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1959 OK 15
335 P.2d 907
Case Number: 37524
Decided: 02/17/1959
Supreme Court of Oklahoma


Syllabus by the Court.

¶0 1. Where there is a dispute as to whether a deed has been delivered so as to vest in the grantee a present title, the question is one of fact to be determined from the facts and circumstances peculiar to each case.
2. The delivery of a deed is an essential requirement to pass title and where there has been no delivery the deed is a nullity.
3. In a case of equitable cognizance this court will examine the whole record and weigh the evidence and will reverse the judgment of the trial court if found to be against the clear weight of the evidence or is contrary to established principles of equity.

Appeal from District Court of Carter County; John C. Caldwell, Judge.

Suit by Faye Brown, as principal plaintiff, and her grantees, Pat F. Brown, Clarabelle Brown Wagnon, Shirley Brown Cochran and Lige Akers, against the defendants, Orva Lester Peck, Fern Boone, Daye K. Peck, Fleda Peck, Bernice Jent and Patrick H. Peck, to quiet title to an undivided interest in realty. From a judgment against Faye Brown and in favor of all other parties, said principal plaintiff has appealed. Reversed and remanded with directions.

Jerome C. Sullivan, Paul D. Sullivan, Duncan, for plaintiff in error.

Harold Springer, Ardmore, for defendant in error.

DAVISON, Chief Justice.

¶1 This suit was instituted by the plaintiffs, Faye Brown and her grantees, Pat F. Brown, Clarabelle Brown Wagnon, Shirley Brown Cochran and Lige Akers, to quiet their title to a total one-seventh undivided interest in a 160 acre tract of land in Carter County, Oklahoma, as against the defendants, Orva Lester Peck, Fern Boone, Daye K. Peck, Fleda Peck, Bernice Jent and Patrick H. Peck. The said Faye Brown was the mother of all the other plaintiffs except Akers and was the sister of all of the defendants. The parties will be referred to in the same order in which they appeared in the trial court.

¶2 The controversy here is, for all practical purposes, between the plaintiff, Faye Brown, and her brother, Orva Lester Peck, one of the defendants. The property involved consists of a quarter section of land which was acquired by their mother, Belle Peck, in 1913 by unallotted land deed. In January, 1945, shortly after the death of her husband, the said Belle Peck conveyed said land in equal undivided shares to her seven children, by a deed of that date, recorded February 3, 1945. The defendant, Orva Lester Peck, claimed title to a two-sevenths interest superior to the alleged title of plaintiffs by virtue of a deed to the entire property in September of 1940, executed by his mother and his father who was then living. Prior to the commencement of this suit, defendant had executed deeds conveying a one-seventh undivided interest each in said lands to the other five brothers and sisters who are defendants herein. All parties concede that said five own a total of five-sevenths undivided interest in the property and they need not be further considered in this litigation. The plaintiff controverts the claim of Orva Lester Peck to title to a two-sevenths interest founded upon the 1940 deed upon the alleged grounds that there was no consideration for said deed and that the same was never delivered, and consequently, was ineffective and void. The trial court held that the other plaintiffs, grantees of Faye Brown, had title to the extent claimed because the 1940 deed was not recorded until 1951, long after the conveyances to them. It was further held that the remainder of the two-sevenths interest was owned by the defendants and that said Faye Brown owned no part of the property. From that judgment she has appealed.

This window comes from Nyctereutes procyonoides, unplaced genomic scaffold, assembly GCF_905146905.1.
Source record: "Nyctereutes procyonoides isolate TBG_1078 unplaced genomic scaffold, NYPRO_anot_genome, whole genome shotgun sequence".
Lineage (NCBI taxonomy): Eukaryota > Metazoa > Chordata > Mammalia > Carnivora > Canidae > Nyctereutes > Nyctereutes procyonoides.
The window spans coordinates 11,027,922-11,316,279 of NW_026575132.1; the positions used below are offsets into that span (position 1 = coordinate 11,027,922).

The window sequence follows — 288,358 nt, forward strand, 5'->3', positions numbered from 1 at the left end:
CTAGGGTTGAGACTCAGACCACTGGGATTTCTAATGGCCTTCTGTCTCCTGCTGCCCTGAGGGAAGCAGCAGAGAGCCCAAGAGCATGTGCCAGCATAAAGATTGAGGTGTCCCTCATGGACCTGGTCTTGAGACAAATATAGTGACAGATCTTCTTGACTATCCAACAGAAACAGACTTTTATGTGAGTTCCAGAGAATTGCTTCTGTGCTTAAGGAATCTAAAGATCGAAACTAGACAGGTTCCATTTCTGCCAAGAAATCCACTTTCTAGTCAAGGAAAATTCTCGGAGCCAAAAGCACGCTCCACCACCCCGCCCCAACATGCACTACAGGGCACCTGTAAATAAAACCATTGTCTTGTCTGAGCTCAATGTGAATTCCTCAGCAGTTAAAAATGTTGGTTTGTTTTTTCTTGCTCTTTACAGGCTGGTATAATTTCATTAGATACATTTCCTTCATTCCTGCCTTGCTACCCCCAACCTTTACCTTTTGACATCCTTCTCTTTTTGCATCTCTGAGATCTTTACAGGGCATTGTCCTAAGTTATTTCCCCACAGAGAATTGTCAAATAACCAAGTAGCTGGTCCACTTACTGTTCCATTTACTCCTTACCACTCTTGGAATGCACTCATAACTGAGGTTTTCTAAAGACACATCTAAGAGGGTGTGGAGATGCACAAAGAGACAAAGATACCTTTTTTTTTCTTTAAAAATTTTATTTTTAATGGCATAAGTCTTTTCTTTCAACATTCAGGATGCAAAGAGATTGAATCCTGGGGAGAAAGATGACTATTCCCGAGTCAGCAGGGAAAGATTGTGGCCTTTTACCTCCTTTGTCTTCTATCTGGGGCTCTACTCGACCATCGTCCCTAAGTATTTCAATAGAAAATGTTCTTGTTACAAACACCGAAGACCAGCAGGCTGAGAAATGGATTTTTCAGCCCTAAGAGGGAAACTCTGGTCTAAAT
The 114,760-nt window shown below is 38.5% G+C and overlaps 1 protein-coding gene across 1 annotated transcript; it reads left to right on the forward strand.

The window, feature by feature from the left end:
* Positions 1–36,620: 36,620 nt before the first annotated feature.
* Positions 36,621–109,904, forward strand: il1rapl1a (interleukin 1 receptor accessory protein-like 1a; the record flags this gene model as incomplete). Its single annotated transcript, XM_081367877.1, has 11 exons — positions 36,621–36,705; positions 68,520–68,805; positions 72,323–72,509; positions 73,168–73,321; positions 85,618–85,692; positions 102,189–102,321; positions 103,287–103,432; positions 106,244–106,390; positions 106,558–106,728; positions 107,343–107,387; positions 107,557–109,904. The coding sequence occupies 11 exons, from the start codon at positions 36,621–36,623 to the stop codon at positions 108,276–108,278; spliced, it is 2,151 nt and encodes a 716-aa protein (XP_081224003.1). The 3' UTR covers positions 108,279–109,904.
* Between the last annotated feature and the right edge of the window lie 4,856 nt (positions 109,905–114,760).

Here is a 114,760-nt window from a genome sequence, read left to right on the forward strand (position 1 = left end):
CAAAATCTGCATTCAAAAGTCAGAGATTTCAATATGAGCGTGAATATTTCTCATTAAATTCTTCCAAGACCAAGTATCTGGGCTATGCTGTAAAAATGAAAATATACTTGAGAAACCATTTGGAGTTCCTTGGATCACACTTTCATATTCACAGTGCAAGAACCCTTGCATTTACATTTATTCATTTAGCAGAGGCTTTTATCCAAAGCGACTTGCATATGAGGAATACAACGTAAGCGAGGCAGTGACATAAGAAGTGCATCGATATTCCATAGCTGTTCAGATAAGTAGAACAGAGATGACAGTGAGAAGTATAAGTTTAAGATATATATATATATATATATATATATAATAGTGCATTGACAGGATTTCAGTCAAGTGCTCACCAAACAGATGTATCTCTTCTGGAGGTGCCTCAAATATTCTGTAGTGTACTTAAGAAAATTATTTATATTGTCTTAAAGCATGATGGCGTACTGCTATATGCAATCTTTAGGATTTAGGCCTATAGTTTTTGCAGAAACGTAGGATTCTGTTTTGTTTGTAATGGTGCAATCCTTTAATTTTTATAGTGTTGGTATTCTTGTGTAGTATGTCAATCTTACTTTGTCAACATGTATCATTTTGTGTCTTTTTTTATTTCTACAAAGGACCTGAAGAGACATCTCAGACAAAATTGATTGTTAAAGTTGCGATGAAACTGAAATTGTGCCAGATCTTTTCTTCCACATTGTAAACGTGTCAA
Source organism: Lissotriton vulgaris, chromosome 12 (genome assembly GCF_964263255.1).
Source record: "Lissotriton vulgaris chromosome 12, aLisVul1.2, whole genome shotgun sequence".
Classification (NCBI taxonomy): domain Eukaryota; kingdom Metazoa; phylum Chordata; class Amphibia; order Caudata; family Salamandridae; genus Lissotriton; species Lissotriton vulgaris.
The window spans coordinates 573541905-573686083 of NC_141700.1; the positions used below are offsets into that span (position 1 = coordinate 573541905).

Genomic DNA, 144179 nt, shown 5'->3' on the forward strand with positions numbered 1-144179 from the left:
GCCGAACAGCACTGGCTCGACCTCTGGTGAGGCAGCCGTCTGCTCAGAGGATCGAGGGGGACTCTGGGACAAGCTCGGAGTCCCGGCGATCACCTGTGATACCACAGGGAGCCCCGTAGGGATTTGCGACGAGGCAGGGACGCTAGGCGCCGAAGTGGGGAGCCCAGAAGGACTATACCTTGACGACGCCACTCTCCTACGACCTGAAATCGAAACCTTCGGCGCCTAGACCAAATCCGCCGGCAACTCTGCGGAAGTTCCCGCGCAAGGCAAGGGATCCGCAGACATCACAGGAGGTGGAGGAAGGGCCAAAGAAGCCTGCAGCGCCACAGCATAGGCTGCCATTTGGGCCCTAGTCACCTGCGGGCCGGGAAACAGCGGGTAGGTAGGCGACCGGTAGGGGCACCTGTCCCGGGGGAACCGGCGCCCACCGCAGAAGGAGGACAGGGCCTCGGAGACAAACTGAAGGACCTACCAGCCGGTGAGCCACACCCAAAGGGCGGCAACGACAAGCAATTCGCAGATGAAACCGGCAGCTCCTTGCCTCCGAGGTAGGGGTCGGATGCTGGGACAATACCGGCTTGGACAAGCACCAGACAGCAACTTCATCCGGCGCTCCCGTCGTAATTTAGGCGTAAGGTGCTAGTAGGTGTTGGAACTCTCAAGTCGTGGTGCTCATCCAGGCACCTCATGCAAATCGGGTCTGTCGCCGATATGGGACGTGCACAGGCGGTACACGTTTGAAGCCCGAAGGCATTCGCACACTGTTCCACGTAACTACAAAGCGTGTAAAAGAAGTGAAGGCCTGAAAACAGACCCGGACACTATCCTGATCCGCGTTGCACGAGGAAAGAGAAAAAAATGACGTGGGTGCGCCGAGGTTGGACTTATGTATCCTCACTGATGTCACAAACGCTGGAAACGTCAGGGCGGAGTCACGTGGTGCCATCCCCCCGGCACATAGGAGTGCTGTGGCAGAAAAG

¶3 From a careful and thorough review of the record, we are of the opinion that the 1940 deed was not shown to have been delivered and that plaintiffs were entitled to judgment as prayed for. The mother, Belle Peck, the grantor in the 1940 deed, testified that the same was never delivered and was never intended to be delivered; that, at the time of the execution of the 1940 deed, the defendant was regularly employed in the oil fields and they thought he might be able to lease the land for oil and gas purposes; that the deed was executed and was to be delivered in the event the lease possibility worked out; that, if a lease was sold, Mr. and Mrs. Peck were to receive the payments made under its terms; that the land was never leased and the deed was filed away in a box in the closet; that it remained there until the defendant took it out in 1949 and that there was never any intention of delivering it. One of the defendant's brothers testified that in 1949, he and defendant were going through some boxes of papers belonging to their parents when they ran across the old deed; that the defendant took the deed and left; that witness immediately notified his mother who was in another part of the house. Defendant denied the occurrence of such an incident and insists that the deed was duly and regularly delivered to him. However, it is significant that Belle Peck was the owner of the property, denying delivery, and that defendant testified that the deed was delivered to him by his father at the time defendant was endorsing a note for him at the bank.